The nauseating Daniel Ek made something like a billion dollars in the last week on Spotify stock appreciation, while at the same time crying poor and fighting songwriter royalties every step of the way. If you think this example of income inequality is revolting, brace yourself for the China Evasion. But the U.S. Senate just passed legislation that may de-Ekify the massive infringers at TikTok (owned by Bytedance).
The massive infringer TikTok is planning on an IPO in the US in the near future. Even while being prosecuted for massive violations of the Child Online Privacy Protection Act for a few paltry million, Bytedance founder Zhang Yiming has accomplished the impossible–getting a puff piece in HITS and also making the top 100 list of the Chinese Communist Party.
According to the South China Morning Post:
“Andrew Collier, managing director at Orient Capital Research, said the publication of the list, which comprises mostly founders of large firms, was indicative of Beijing’s increased focus on private firms as it seeks to boost the influence of the party in the sector.
“Xi Jinping has been very active in increasing state control through dual appointments and rotating positions between firms, which helps to lock down favoured corporate chieftains,” he said.
Given the influence of the CCP over public companies, like CCP members Jack Ma and Pony Ma, it shouldn’t be surprising that China’s President-for-Life Xi Jinping doesn’t like his public companies being audited by U.S. public accounting firms and held to the same standards as all the other public companies. You know, Sarbanes Oxley and all that jazz.
For reasons that are difficult to fathom, China somehow managed to finagle a pass on SarBox compliance in 2013 that has been decried far and wide (recently by Arthur Levitt, President Clinton’s SEC chairman). According to Reuters, “The audit-quality issue has been festering since 2011, when scores of Chinese firms trading on U.S. exchanges were accused of accounting irregularities.”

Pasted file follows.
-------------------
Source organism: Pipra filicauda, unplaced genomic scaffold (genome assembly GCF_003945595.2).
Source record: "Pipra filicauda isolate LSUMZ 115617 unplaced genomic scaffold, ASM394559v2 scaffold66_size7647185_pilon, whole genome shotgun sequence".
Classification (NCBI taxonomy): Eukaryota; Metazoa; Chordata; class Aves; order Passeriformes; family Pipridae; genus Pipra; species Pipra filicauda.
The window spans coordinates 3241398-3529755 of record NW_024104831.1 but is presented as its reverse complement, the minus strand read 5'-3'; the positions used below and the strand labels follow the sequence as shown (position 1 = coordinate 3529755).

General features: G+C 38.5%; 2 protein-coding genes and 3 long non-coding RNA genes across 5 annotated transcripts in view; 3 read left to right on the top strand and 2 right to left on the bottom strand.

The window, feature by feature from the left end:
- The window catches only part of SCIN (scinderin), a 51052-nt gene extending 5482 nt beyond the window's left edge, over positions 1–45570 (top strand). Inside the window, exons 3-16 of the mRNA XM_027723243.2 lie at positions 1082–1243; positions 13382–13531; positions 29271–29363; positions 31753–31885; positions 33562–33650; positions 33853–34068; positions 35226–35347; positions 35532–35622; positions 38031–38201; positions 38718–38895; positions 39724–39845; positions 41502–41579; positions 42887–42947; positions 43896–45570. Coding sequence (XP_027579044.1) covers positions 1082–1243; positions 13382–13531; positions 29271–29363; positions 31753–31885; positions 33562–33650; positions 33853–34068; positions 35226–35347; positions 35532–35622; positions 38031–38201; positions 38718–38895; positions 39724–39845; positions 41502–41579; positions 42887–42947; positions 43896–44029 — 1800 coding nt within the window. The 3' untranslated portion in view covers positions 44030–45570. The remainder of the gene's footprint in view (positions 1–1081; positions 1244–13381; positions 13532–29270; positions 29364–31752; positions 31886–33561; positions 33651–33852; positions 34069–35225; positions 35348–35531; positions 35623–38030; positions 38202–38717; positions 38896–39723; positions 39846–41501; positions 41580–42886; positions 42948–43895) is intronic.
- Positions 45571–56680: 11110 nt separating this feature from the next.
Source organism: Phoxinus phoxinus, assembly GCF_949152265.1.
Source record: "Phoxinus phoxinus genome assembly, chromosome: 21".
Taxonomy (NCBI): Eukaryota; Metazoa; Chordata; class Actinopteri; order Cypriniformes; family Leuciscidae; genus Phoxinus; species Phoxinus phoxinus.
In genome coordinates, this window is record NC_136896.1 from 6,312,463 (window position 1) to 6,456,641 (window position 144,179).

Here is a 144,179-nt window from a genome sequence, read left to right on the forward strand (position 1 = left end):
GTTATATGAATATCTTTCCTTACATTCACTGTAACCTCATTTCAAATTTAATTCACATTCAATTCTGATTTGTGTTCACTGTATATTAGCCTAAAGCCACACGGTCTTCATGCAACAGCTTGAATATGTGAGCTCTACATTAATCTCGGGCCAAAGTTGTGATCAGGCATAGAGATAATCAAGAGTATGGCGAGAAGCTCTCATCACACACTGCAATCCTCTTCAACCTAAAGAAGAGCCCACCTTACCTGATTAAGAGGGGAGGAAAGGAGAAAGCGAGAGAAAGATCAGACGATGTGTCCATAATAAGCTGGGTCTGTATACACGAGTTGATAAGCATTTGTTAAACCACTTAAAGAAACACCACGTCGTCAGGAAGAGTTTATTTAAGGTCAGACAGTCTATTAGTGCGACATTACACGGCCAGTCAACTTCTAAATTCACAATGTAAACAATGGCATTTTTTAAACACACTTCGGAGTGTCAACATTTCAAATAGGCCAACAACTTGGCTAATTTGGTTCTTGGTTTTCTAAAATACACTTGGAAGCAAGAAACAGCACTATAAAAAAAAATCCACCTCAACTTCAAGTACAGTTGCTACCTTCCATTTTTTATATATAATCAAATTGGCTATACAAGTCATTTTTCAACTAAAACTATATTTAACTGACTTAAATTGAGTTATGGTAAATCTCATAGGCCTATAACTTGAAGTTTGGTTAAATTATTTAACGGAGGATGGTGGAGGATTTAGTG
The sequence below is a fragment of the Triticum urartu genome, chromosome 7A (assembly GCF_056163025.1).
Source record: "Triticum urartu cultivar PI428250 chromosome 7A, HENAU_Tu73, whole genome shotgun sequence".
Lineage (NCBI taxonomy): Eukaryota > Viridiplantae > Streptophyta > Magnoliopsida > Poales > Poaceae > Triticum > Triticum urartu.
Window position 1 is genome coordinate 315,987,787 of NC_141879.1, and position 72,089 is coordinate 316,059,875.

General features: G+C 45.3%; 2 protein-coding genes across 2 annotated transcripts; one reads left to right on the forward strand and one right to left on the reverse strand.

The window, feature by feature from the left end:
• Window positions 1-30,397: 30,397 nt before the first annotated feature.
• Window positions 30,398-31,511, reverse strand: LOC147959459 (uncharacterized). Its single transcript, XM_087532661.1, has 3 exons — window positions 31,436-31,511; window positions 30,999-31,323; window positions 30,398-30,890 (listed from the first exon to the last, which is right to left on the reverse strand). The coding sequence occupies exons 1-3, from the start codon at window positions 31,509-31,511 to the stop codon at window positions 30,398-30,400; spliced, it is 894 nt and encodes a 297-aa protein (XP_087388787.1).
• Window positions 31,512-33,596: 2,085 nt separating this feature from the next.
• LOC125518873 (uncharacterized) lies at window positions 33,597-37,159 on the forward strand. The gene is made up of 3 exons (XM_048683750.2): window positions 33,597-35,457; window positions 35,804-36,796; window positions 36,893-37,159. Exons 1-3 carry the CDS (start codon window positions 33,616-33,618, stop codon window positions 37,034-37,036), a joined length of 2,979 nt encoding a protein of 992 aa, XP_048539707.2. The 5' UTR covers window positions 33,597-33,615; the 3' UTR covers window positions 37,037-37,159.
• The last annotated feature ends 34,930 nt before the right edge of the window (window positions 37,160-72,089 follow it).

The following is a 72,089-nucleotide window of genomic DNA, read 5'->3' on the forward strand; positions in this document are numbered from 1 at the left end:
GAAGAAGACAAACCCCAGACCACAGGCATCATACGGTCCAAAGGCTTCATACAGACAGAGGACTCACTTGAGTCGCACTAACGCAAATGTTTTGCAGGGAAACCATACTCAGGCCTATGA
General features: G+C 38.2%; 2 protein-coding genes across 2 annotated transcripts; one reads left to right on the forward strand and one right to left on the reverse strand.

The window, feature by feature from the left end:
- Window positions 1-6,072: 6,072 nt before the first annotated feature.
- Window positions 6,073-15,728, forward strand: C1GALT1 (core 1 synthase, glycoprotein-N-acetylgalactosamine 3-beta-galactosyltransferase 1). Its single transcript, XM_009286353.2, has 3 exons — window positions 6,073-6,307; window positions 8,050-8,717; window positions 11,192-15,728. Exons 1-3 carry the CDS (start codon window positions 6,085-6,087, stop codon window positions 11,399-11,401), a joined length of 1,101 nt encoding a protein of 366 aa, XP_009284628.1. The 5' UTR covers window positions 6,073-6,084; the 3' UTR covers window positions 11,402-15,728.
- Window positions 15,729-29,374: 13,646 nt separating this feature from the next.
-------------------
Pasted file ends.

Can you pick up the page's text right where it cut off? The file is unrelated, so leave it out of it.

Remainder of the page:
Jeffrey Mahoney of the Council of Institutional Investors said at a Harvard Law School conference on accounting standards,
“[W]e have read with concern the recent press coverage of the alleged accounting fraud at Luckin Coffee Inc. As a result of the allegations the company valuation has taken a very large hit. As one financial expert on China has reported: “It marks the worst crisis in confidence for China Inc. since a decade ago….” As you are aware, the auditor of Luckin Coffee Inc. is Ernst & Young Hua Ming LLP. Ernst & Young Hua Ming LLP has been [an SEC-registered accounting] firm since 2004, but has never been subject to a Board inspection.”
That is all about to go out the window in the Holding Foreign Companies Accountable Act (S. 945) that unanimously passed the Senate on May 20 and is now on the way to the House where it is also expected to pass. It will be very interesting to see who votes against it.
According to Bloomberg the Holding Foreign Companies Accountable Act says:
If a company can’t show that it is not under [control of a foreign government] such control or the Public Company Accounting Oversight Board, or PCAOB, isn’t able to audit the company for three consecutive years to determine that it is not under the control of a foreign government, the company’s securities would be banned from the exchanges.
And if you don’t think that the CCP has control over the top 100, think again. That takes “charted” to a whole new level.
Bloomberg tells us:
Stricter U.S. oversight could potentially affect the future listing plans of major private Chinese corporations from Jack Ma’s Ant Financial to SoftBank-backed ByteDance Ltd. But since discussions on increased disclosure requirements began last year, many other Chinese companies have either listed in Hong Kong already or plan to do so, said James Hull, a Beijing-based analyst and portfolio manager with Hullx.
“All Chinese U.S.-listed entities are potentially impacted over the coming years,” he said. “Increased disclosure may hurt some smaller companies, but there’s been risk disclosures around PCAOB for a while now, so it shouldn’t be a shock to anyone.”
Why would they list on Hong Kong when they are already listed on NY? Because they anticipate getting dumped from NY and they will still trade on the Hong Kong exchange for all the suckers.
This is all assuming that the executives aren’t prosecuted for child endangerment of one kind or another. Well…charged, maybe not prosecuted. They’d have to be in the US to be prosecuted and they sure won’t get charged in China and they definitely won’t get extradited. TikTok takes “deceiving the sky” to a whole new level and my bet is that Bytedance will not be trading on any US exchange anytime soon if the US Congress has anything to say about it. And they do.
I’m waiting for one of those cutesy HITS animations with a Pooh Bear send up of Xi Jinping. I seriously doubt there are sufficient cahones at HITS to mock the CCP, but go ahead, make my day. And if they do roll the dice on Little Bear Winnie, try posting that animation on TikTok and bet the over under on how long it lasts.
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